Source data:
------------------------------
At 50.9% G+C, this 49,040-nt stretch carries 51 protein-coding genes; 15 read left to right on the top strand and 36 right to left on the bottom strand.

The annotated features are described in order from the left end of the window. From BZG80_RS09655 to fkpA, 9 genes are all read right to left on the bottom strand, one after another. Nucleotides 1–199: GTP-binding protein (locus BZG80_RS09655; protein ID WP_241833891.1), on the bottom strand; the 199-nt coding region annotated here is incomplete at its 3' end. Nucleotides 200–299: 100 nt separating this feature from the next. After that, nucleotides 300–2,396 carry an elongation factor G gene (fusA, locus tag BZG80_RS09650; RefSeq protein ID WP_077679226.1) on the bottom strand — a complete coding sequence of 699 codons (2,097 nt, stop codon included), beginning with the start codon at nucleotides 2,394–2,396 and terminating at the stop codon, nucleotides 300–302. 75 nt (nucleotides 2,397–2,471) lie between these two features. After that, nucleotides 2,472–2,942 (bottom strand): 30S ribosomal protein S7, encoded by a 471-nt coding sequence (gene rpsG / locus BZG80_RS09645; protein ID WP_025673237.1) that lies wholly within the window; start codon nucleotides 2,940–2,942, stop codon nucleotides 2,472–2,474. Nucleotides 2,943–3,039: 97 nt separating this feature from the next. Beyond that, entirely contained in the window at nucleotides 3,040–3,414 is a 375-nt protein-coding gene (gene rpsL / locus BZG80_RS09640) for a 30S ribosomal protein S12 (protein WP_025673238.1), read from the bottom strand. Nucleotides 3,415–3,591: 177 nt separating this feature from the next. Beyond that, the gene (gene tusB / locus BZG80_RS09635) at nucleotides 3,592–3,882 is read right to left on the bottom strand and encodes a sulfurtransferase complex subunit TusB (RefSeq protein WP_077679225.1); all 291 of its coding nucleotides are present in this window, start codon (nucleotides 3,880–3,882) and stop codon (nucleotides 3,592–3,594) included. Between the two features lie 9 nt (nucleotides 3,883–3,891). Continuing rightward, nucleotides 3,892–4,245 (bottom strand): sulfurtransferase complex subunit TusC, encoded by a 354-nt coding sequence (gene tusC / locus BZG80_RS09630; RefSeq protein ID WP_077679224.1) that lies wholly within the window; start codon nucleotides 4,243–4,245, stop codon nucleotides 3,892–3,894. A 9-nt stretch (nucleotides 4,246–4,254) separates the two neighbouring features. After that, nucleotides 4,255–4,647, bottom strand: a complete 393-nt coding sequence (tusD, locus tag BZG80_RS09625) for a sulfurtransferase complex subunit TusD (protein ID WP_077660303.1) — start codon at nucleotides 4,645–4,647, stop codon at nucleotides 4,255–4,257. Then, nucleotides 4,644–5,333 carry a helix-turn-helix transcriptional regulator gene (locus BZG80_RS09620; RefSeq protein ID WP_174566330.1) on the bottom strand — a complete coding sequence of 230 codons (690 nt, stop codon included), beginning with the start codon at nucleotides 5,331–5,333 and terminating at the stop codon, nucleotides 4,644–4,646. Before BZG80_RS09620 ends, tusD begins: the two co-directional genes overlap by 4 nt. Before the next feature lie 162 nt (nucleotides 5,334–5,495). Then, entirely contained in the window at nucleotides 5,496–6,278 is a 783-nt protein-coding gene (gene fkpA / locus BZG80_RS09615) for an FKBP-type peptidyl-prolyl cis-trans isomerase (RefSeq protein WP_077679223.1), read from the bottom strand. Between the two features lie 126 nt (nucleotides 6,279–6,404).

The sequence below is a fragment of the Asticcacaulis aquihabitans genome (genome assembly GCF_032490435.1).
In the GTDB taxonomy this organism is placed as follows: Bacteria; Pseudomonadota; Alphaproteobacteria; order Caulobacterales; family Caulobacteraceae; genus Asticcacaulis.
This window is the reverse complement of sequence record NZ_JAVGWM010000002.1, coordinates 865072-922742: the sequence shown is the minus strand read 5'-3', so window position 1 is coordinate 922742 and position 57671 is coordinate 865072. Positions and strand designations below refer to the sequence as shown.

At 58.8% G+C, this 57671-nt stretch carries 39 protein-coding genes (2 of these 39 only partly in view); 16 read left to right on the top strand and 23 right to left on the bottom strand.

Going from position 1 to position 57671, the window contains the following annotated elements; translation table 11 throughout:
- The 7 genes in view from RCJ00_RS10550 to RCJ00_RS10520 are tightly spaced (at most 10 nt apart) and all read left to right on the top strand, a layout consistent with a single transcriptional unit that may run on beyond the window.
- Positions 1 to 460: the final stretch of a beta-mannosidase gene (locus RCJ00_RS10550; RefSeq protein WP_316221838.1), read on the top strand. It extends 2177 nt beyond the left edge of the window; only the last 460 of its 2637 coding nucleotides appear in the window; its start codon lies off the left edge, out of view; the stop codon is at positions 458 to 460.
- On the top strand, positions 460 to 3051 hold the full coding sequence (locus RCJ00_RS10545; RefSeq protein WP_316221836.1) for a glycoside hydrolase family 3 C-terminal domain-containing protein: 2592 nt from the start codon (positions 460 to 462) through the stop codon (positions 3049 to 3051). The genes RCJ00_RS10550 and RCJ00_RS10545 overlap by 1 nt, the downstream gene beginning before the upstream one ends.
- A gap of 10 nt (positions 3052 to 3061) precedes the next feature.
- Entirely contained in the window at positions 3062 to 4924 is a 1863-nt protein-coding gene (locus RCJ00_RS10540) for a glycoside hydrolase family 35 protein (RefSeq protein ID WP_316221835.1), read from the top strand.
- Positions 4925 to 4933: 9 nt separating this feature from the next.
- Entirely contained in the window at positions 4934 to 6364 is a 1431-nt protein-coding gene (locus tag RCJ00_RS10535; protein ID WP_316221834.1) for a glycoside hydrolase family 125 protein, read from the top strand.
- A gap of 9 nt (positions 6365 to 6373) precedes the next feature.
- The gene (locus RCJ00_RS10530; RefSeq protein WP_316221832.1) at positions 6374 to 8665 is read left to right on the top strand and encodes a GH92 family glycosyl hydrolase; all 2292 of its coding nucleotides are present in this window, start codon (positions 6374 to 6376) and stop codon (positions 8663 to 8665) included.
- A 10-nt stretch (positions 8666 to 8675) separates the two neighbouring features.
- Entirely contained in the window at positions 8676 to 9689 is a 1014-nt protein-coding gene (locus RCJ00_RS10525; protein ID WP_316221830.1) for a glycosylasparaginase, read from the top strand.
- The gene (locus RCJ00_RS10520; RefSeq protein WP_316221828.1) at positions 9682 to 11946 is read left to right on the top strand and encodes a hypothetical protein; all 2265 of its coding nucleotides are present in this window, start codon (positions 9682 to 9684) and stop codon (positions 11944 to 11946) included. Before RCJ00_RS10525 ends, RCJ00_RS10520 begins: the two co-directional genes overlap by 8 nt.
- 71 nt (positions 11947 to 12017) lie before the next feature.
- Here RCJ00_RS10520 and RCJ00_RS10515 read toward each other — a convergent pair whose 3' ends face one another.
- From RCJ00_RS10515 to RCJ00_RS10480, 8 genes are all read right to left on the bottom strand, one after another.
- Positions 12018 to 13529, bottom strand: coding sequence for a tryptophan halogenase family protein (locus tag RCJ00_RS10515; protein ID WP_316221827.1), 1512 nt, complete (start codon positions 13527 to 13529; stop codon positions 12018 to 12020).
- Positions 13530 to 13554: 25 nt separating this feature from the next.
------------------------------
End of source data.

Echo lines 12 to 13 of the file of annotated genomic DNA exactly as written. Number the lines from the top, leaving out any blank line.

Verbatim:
- Entirely contained in the window at positions 3062 to 4924 is a 1863-nt protein-coding gene (locus RCJ00_RS10540) for a glycoside hydrolase family 35 protein (RefSeq protein ID WP_316221835.1), read from the top strand.
- Positions 4925 to 4933: 9 nt separating this feature from the next.